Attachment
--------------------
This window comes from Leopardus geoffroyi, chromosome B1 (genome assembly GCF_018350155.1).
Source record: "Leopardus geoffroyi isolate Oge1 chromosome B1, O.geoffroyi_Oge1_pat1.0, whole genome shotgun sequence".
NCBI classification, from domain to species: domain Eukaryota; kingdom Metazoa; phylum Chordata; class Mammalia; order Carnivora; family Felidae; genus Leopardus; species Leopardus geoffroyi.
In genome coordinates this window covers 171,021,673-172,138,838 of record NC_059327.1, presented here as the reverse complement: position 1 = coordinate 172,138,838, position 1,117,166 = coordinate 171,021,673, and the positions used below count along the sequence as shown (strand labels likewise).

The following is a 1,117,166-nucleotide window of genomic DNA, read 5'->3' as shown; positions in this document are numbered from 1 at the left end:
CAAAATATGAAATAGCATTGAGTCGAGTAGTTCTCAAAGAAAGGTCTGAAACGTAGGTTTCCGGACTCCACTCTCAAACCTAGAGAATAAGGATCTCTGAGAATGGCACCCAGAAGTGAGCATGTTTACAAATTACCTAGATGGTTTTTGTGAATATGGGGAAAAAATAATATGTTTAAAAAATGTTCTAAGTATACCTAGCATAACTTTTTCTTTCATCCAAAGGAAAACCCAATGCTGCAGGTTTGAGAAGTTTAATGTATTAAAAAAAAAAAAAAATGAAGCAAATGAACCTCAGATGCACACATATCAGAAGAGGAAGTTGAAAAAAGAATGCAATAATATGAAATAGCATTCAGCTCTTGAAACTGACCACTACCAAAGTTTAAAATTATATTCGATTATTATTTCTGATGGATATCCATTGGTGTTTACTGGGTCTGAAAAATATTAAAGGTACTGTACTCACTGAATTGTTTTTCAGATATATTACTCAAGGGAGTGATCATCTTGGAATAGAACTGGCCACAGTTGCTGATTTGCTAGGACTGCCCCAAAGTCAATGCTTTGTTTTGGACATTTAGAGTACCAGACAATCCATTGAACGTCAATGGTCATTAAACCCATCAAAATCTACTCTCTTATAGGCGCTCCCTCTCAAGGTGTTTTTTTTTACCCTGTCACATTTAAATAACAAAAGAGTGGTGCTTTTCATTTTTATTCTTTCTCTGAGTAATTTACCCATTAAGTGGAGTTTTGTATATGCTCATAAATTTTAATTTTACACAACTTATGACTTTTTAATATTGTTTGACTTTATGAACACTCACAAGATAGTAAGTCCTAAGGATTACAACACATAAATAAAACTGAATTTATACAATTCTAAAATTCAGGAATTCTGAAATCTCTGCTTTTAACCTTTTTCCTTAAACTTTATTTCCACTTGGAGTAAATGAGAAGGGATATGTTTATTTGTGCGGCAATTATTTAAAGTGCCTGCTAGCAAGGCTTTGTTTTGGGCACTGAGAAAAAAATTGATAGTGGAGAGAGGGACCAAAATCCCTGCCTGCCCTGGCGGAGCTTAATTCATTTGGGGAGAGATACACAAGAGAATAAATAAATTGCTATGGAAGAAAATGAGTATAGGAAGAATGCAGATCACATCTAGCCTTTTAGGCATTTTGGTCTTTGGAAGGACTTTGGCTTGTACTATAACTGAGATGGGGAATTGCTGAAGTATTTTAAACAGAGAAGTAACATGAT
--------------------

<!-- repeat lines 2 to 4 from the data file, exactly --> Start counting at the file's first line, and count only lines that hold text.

Source record: "Leopardus geoffroyi isolate Oge1 chromosome B1, O.geoffroyi_Oge1_pat1.0, whole genome shotgun sequence".
NCBI classification, from domain to species: domain Eukaryota; kingdom Metazoa; phylum Chordata; class Mammalia; order Carnivora; family Felidae; genus Leopardus; species Leopardus geoffroyi.
In genome coordinates this window covers 171,021,673-172,138,838 of record NC_059327.1, presented here as the reverse complement: position 1 = coordinate 172,138,838, position 1,117,166 = coordinate 171,021,673, and the positions used below count along the sequence as shown (strand labels likewise).